The question of whether the HB is associated with higher complication rates than IA is still debated amongst A&E professionals today. The apprehension of transforming a closed fracture into an open fracture equivalent dates back to the 1980s, when R.D. Case amongst others described the theoretical risk of introducing an infection into the fracture site through the HB procedure [7,8,9].
Our findings show no difference in complication rates between HB- and IA-treated patients. Additionally, we were able to show that sex and type of fracture had no effect on minor, major or overall complications.
In 1991, Johnson and Noffsinger posed the question: ‘Haematoma block of distal forearm fractures. Is it safe?’ The prospective study found no signs of infection in patients treated with HBs. In their study the HB was compared to general anaesthesia and intravenous regional anaesthesia . In the years to follow, the HB rose in popularity amongst UK A&Es from 7% in 1989 to 33% in 1994, whereas the use of general anaesthesia for the closed reduction of distal radius fractures declined from 44 to 24% during the same time period. Main reasons named for the more frequent use of HBs in A&Es were the more efficient patient flow and reduced costs when compared to the more time-consuming and expensive general anaesthesia .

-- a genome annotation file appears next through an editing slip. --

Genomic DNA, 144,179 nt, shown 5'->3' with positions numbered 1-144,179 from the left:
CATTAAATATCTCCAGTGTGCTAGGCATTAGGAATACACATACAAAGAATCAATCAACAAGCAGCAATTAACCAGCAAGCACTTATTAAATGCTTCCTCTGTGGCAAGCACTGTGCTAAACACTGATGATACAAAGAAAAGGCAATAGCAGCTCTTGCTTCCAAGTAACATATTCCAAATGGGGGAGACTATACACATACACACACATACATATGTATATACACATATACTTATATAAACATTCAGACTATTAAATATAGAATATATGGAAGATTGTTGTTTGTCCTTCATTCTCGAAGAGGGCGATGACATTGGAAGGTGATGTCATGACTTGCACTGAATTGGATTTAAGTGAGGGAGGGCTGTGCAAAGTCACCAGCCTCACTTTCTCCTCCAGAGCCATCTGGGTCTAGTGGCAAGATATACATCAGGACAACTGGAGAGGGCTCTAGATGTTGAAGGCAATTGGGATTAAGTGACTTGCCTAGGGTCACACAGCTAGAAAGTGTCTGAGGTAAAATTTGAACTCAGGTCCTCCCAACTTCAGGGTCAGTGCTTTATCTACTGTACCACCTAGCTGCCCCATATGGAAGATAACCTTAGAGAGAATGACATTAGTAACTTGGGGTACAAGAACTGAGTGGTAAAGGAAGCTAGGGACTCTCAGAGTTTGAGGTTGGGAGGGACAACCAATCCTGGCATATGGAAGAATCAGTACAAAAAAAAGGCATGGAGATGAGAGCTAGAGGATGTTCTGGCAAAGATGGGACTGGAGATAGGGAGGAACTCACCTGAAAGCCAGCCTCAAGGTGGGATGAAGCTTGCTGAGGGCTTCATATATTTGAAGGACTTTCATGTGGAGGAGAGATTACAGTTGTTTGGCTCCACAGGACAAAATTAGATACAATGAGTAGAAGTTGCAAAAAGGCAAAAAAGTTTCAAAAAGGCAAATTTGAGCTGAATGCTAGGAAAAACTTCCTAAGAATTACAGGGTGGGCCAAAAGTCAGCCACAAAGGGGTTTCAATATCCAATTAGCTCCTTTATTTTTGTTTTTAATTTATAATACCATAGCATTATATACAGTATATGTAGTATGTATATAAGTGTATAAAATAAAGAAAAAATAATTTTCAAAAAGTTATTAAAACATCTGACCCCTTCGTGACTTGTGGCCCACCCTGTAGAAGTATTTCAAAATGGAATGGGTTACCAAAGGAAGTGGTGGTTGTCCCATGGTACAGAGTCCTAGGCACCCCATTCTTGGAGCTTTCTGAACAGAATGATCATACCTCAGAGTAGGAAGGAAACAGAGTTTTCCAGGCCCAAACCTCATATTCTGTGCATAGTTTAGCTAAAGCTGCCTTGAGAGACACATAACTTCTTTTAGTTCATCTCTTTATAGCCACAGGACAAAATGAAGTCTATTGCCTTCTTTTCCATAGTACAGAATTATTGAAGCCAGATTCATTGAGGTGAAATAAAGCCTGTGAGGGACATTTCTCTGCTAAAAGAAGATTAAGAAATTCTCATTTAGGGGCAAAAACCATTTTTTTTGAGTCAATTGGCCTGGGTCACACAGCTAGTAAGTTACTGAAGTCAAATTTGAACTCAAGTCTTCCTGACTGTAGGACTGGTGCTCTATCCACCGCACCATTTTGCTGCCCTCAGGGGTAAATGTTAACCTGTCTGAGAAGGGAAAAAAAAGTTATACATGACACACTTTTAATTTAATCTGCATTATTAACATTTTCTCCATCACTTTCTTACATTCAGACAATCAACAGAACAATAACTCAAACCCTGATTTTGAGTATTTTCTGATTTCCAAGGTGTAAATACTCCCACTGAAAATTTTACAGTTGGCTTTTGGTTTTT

More publications followed that proved the efficacy of the HB and that demonstrated its greater pain control and higher rates of patient acceptance compared to other anaesthetic techniques [9, 13, 14].